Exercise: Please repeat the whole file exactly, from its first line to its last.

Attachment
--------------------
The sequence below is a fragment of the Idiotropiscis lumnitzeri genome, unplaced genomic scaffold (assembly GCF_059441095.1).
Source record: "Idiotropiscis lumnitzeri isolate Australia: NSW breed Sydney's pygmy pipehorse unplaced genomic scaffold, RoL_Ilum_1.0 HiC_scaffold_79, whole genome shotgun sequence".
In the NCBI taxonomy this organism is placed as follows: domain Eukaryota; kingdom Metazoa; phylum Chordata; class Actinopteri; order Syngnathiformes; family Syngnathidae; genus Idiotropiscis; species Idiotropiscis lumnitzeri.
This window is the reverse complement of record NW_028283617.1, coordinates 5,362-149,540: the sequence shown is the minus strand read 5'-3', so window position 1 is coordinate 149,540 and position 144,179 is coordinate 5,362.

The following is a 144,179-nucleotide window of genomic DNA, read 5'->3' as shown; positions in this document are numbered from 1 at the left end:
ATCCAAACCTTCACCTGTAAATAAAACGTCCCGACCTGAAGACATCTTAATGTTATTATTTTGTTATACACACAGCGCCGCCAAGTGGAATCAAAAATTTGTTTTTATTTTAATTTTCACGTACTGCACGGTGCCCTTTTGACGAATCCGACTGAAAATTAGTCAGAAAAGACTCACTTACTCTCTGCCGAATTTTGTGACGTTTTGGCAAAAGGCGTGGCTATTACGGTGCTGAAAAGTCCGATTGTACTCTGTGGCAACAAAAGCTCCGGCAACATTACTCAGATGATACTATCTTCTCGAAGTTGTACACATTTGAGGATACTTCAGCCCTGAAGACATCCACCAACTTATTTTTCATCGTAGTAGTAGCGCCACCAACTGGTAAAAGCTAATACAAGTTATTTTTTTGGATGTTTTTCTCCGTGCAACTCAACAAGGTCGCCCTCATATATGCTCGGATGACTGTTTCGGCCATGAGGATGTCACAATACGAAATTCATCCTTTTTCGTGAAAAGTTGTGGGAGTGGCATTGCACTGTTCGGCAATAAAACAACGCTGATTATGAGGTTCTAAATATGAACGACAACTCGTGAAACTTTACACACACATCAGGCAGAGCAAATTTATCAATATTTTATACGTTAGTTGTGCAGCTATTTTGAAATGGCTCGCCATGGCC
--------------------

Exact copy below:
The sequence below is a fragment of the Idiotropiscis lumnitzeri genome, unplaced genomic scaffold (assembly GCF_059441095.1).
Source record: "Idiotropiscis lumnitzeri isolate Australia: NSW breed Sydney's pygmy pipehorse unplaced genomic scaffold, RoL_Ilum_1.0 HiC_scaffold_79, whole genome shotgun sequence".
In the NCBI taxonomy this organism is placed as follows: domain Eukaryota; kingdom Metazoa; phylum Chordata; class Actinopteri; order Syngnathiformes; family Syngnathidae; genus Idiotropiscis; species Idiotropiscis lumnitzeri.
This window is the reverse complement of record NW_028283617.1, coordinates 5,362-149,540: the sequence shown is the minus strand read 5'-3', so window position 1 is coordinate 149,540 and position 144,179 is coordinate 5,362.

The following is a 144,179-nucleotide window of genomic DNA, read 5'->3' as shown; positions in this document are numbered from 1 at the left end:
ATCCAAACCTTCACCTGTAAATAAAACGTCCCGACCTGAAGACATCTTAATGTTATTATTTTGTTATACACACAGCGCCGCCAAGTGGAATCAAAAATTTGTTTTTATTTTAATTTTCACGTACTGCACGGTGCCCTTTTGACGAATCCGACTGAAAATTAGTCAGAAAAGACTCACTTACTCTCTGCCGAATTTTGTGACGTTTTGGCAAAAGGCGTGGCTATTACGGTGCTGAAAAGTCCGATTGTACTCTGTGGCAACAAAAGCTCCGGCAACATTACTCAGATGATACTATCTTCTCGAAGTTGTACACATTTGAGGATACTTCAGCCCTGAAGACATCCACCAACTTATTTTTCATCGTAGTAGTAGCGCCACCAACTGGTAAAAGCTAATACAAGTTATTTTTTTGGATGTTTTTCTCCGTGCAACTCAACAAGGTCGCCCTCATATATGCTCGGATGACTGTTTCGGCCATGAGGATGTCACAATACGAAATTCATCCTTTTTCGTGAAAAGTTGTGGGAGTGGCATTGCACTGTTCGGCAATAAAACAACGCTGATTATGAGGTTCTAAATATGAACGACAACTCGTGAAACTTTACACACACATCAGGCAGAGCAAATTTATCAATATTTTATACGTTAGTTGTGCAGCTATTTTGAAATGGCTCGCCATGGCC